(2) We’re told North Korea is a backward nation, cut off from the world & isolated from everyone. Yeah – even if they are, they still managed to (digitally) pull the pants down on businesses & organisation across the world. What does this teach us? Well, we are told that cyber-crime is a relatively easy game. That’s not good. Also, it gives an amazing new avenue for any Bond villains redundant since the Cold War.

(3) I went to a cyber security event last week. I came away with a stack of brochures. And some branded socks. For some reason, everyone was giving away branded socks. One of the big messages was that there’s a skill shortage. The industry goes on & on about this one. Metaphorically, they’re hammering pieces of wood over the windows and locking the doors, they’re so short of qualified people. And yet, as a noob, there are multiple qualification & accreditation paths & little in the way of a structured route into the professional for career changers. Basically, it stinks of professionals that have a vested interested in keeping the pool of qualified talent limited. The only real growth is in people to write more articles about how short the industry is of qualified professionals.

Training Materials from the 1980s. Step 1 – Call the Ministry

(4) A snotty but smart teenager who spends a lot of time in his bedroom can bring the FBI & the US Army to its knees. Seriously, if these guys can’t defend their digital baggage then why bother renewing that McAfee subscription. (Seriously though, do keep your virus protection updated. It does do something, apparently.)

(5) No one cares about data until it goes where it shouldn’t. Edward Snowdon taught us this. Of course, a few people worry about it. But, most of us need a saline drip just to stay alive in any data protection training. It’s just below going to the dentist on everyone’s ‘what I don’t want to be doing’ list.

(6) There are lots of different aspects to cyber security. I learnt this from a brochure. There’s the network stuff – that’s all I really knew about. There’s the software angle. Even the people angle. Who would have thought it? I met the National Cyber Security crew from MI5 at the conference. Their ethos is ‘a pratt with a USB stick is just as dangerous as a Russian hacker with a bit coin account.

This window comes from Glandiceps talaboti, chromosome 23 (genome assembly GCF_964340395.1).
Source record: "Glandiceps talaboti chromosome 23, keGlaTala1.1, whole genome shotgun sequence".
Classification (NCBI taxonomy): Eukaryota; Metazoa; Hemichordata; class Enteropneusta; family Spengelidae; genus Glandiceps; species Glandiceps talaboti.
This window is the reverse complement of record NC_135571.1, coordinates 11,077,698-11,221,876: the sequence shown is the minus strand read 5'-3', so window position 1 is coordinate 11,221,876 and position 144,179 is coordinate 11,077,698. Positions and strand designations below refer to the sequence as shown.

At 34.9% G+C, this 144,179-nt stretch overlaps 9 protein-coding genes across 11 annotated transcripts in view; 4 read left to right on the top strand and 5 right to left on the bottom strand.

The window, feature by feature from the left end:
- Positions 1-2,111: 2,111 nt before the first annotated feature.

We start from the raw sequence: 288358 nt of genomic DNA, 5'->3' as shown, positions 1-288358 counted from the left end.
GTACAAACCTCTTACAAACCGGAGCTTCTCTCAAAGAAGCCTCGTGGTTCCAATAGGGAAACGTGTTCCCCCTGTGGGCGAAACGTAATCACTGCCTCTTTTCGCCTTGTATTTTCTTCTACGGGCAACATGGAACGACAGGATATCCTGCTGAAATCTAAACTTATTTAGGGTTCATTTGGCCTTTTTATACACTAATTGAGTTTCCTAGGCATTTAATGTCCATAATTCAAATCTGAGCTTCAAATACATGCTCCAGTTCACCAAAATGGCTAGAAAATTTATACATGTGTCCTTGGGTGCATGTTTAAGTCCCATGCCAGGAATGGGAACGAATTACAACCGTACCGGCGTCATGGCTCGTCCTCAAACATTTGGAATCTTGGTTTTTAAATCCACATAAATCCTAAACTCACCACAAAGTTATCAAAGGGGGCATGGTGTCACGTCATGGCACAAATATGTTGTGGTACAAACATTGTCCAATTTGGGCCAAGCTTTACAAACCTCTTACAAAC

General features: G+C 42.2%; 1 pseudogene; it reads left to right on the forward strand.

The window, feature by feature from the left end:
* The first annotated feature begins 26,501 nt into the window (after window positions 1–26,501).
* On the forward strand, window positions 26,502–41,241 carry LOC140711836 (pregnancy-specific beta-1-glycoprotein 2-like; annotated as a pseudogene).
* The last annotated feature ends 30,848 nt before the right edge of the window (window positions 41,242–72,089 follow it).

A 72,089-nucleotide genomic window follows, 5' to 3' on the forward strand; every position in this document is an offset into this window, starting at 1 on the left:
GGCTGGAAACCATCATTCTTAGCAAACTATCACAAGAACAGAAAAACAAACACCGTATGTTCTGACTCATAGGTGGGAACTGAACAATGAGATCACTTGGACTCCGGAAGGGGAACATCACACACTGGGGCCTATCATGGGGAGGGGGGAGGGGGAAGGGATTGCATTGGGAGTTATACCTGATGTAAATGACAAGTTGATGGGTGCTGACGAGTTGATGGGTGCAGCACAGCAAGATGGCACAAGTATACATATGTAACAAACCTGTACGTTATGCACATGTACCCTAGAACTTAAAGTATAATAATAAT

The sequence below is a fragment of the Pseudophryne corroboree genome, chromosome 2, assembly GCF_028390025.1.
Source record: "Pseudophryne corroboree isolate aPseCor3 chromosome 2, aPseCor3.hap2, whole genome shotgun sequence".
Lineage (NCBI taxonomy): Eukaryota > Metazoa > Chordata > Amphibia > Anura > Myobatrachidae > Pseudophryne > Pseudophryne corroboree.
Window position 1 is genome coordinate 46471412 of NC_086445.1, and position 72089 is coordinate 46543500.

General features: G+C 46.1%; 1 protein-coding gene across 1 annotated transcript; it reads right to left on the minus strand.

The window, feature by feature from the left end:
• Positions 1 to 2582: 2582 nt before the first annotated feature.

(7) Finally, block chain is nothing to do with plumbing. I read an article on it but still do not understand entirely what it is. I know it’s good to drop into conversation if you work in tech circles. You should also try Gamification. That’s another good one. Block chain is a buzzword. We should really find out what it is.

If in doubt – What the F*&* is Blockchain?

An adventure begins…

This isn’t my first blog. I’ve got a trail of graveyard blogs behind me. From zombies to deserts. Now a new blog – cyber security.

This blog is going to be a weird look into the world of cyber security. Weird because I’m no expert. I’m learning on the job. Just like the rest of the world.

There are lots of very clever people in the cyber security industry. Some of whom I’ve met and will hopefully appear on the blog from time to time. Like 007 in binary form – the heroes and heroines of a secret war.

Weird because I hope that it will have a broader appeal that just a review of the latest technical jargon. Cyber security should be in the public domain. My first prediction is that they’ll soon start calling is something different. Like Cyber Welfare or Digital Health or something no one has thought up yet.

I hope, in time, we’ll have some technical experts on to help us understand what in the hell’s going on in cyberspace.

So that’s it. A new blog on cyber security. A subject guaranteed to turn folks off. Let’s try and make it a bit more…spicy….